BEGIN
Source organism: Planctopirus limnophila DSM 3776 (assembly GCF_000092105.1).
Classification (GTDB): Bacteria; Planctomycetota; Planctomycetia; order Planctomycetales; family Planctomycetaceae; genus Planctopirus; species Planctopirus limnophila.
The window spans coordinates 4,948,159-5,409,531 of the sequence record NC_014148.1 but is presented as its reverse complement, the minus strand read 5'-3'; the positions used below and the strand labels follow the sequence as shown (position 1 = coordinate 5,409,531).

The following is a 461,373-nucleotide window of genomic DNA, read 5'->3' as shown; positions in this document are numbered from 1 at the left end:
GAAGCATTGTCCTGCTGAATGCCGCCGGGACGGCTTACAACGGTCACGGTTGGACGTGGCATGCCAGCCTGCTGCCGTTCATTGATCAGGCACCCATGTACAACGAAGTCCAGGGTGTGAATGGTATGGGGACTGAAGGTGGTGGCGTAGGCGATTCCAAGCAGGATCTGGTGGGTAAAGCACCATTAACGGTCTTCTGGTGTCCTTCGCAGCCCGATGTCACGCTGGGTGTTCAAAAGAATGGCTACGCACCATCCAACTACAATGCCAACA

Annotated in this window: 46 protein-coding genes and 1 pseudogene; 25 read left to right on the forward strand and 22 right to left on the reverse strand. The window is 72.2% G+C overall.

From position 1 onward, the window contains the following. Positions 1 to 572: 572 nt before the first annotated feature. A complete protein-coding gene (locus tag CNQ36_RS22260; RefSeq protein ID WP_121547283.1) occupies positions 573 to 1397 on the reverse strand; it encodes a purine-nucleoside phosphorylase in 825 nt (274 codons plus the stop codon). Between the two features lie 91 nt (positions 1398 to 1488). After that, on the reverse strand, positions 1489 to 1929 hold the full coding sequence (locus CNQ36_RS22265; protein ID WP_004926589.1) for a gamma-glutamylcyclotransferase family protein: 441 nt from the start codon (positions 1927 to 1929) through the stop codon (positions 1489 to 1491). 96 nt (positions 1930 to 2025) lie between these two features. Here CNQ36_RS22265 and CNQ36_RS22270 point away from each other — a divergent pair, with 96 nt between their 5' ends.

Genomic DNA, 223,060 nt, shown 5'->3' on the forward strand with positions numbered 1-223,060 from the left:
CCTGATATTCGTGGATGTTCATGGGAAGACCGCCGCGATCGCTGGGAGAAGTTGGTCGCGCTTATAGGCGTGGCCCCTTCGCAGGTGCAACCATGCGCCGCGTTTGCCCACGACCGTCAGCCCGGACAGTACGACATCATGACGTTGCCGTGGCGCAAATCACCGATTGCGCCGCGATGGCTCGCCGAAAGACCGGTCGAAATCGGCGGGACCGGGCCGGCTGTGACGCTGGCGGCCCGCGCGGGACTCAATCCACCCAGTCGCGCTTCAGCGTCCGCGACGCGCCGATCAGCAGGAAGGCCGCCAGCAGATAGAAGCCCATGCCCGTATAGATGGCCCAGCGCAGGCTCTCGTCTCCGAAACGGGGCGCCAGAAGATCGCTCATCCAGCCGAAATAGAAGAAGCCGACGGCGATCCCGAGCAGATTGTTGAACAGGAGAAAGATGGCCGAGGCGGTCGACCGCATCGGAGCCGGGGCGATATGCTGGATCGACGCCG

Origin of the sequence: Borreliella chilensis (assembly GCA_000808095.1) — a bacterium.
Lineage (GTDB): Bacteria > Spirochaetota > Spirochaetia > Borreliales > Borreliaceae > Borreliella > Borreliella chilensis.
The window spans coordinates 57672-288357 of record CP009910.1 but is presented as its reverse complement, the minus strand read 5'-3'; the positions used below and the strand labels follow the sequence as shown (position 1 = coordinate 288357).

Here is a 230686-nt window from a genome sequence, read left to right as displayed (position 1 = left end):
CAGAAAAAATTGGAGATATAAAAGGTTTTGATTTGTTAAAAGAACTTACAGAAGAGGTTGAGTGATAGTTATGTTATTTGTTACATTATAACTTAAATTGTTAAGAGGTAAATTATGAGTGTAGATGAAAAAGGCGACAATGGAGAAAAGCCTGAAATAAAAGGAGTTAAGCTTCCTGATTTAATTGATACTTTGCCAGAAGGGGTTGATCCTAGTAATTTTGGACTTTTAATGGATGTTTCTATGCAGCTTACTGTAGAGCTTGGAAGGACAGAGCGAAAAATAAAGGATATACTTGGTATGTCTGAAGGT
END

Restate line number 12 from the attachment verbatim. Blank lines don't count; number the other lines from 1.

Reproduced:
The window spans coordinates 57672-288357 of record CP009910.1 but is presented as its reverse complement, the minus strand read 5'-3'; the positions used below and the strand labels follow the sequence as shown (position 1 = coordinate 288357).